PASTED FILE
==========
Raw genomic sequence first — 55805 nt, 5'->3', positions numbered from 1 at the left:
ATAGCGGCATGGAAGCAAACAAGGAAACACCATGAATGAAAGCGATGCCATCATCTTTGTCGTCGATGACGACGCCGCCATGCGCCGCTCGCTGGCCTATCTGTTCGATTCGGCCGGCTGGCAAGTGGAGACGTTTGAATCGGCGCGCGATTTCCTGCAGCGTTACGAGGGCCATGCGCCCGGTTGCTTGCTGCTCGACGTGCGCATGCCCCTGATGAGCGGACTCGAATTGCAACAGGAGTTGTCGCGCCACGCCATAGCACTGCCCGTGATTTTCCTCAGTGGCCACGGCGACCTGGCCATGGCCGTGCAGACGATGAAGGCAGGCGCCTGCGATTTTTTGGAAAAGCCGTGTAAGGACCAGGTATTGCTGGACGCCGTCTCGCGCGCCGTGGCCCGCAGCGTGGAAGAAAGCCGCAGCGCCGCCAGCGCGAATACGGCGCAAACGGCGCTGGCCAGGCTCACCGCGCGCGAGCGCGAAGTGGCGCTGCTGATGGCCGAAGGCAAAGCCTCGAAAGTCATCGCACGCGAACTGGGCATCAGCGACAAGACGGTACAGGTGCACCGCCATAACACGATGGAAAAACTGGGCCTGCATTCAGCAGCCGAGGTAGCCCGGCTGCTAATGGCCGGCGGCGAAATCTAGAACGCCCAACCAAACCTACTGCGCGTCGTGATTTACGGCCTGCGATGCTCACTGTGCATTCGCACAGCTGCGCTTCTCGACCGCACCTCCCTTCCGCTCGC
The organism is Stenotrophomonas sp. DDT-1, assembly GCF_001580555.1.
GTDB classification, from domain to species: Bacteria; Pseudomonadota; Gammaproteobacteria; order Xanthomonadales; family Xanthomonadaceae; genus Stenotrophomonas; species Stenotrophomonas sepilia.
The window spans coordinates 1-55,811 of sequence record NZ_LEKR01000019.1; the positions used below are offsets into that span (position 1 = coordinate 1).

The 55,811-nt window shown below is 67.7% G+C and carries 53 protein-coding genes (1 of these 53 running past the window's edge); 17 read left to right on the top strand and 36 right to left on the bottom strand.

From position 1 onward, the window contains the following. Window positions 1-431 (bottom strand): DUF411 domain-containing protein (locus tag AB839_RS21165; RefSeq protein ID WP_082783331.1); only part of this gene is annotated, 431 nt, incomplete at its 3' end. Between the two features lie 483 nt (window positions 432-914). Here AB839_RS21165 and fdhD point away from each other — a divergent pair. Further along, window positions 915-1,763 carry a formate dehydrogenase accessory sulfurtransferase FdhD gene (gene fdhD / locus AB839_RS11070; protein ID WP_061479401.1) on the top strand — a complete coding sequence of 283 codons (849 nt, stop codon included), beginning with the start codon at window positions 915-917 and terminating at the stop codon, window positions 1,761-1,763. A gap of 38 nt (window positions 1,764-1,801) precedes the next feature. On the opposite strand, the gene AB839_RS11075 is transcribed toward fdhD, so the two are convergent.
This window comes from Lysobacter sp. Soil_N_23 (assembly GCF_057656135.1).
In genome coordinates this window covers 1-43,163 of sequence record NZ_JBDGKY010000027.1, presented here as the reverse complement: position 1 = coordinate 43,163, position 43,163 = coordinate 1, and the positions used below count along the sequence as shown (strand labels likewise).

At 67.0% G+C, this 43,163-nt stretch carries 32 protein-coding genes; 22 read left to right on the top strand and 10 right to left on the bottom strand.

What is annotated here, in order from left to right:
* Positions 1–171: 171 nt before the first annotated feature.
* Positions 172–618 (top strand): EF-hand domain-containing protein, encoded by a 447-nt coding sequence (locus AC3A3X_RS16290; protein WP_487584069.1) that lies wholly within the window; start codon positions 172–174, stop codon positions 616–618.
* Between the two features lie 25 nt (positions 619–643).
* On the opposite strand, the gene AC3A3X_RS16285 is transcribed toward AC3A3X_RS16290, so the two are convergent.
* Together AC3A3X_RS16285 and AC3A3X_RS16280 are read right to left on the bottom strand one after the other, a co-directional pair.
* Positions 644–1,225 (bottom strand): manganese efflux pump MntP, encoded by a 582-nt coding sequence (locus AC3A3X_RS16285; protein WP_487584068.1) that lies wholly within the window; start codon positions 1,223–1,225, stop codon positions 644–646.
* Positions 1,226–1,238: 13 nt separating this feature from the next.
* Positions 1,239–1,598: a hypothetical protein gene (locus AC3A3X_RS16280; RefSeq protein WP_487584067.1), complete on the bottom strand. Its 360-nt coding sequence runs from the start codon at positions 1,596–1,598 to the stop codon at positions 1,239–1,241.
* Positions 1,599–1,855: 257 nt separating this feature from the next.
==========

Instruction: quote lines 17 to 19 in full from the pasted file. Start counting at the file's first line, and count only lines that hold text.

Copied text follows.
* Positions 644–1,225 (bottom strand): manganese efflux pump MntP, encoded by a 582-nt coding sequence (locus AC3A3X_RS16285; protein WP_487584068.1) that lies wholly within the window; start codon positions 1,223–1,225, stop codon positions 644–646.
* Positions 1,226–1,238: 13 nt separating this feature from the next.
* Positions 1,239–1,598: a hypothetical protein gene (locus AC3A3X_RS16280; RefSeq protein WP_487584067.1), complete on the bottom strand. Its 360-nt coding sequence runs from the start codon at positions 1,596–1,598 to the stop codon at positions 1,239–1,241.